Q. We're having a problem with popouts in the sides of a pool in southeastern South Dakota. The concrete was poured in August, when the temperature was in the mid-80s, using a 4000 psi mix with a .49 w/c ratio and 6% air entrainment. It was also stamped and sealed. A few popouts seem to be from the natural sand, which is quartzite. However, we haven't had problems with popouts on anything else. What could cause just the color stamped concrete next to a pool to pop? I have color stamped concrete and sealed other concrete at about the same time that doesn't show any popouts.

A. Based on your information, it's hard to determine the exact cause of the popouts. But the fact that most of them occur on the deck area located closest to the pool suggests that water is involved, because that portion of the deck would be wetted more frequently than deck areas farther away from the pool. You also mention that quartzite aggregates were incorporated in the mix and were responsible for some popouts, so the problem is probably due to alkali silica reaction (ASR).

Three conditions must be present in order for ASR to occur: a wet environment, reactive aggregates, and high alkalinity. When these conditions occur, the aggregates expand and break the concrete matrix around them.

You also may find a portion of the aggregate in the bottom of the hole. If the popouts are fairly small and conical in shape, it's likely that the quartzite sand is the culprit.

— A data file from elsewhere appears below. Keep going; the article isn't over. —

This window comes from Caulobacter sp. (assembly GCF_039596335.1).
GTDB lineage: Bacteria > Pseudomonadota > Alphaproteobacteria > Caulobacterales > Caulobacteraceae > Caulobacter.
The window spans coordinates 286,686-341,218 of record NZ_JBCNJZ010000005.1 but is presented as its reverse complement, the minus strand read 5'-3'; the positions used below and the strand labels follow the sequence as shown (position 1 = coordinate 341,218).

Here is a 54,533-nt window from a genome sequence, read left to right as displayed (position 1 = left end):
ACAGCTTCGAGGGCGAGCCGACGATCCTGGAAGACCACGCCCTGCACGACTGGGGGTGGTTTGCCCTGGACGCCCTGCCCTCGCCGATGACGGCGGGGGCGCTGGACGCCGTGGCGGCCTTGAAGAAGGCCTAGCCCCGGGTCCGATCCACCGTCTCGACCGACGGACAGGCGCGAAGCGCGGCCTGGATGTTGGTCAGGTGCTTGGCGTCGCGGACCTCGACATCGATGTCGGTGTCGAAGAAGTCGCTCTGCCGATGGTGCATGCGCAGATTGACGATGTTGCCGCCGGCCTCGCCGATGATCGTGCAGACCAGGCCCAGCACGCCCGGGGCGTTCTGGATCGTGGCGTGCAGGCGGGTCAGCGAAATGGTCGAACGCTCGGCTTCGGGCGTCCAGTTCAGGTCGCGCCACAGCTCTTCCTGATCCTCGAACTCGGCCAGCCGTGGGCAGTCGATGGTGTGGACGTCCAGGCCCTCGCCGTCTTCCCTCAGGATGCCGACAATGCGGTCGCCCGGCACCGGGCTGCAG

Another possibility is that there isn't enough air entrainment in the mix. You mention 6% but it's not clear whether this was the design percentage or the percentage determined by testing at the jobsite. If it's not based on test results, you may have less entrainment in the slab than what is needed to protect it during freeze-thaw cycles. But if that were the problem, you would typically observe scaling rather than popouts on the concrete surface. The slab would have to have gone through a winter for scaling to occur.

There is one other possibility. Your concrete probably contains a small percentage of chert aggregates, a porous stone that absorbs water. When that water freezes, it breaks up the aggregate. You will usually see part of the stone imbedded in the concrete at the bottom of the popout.

In any case, the popouts are likely coincidental with, and not directly related to, the coloring and stamping.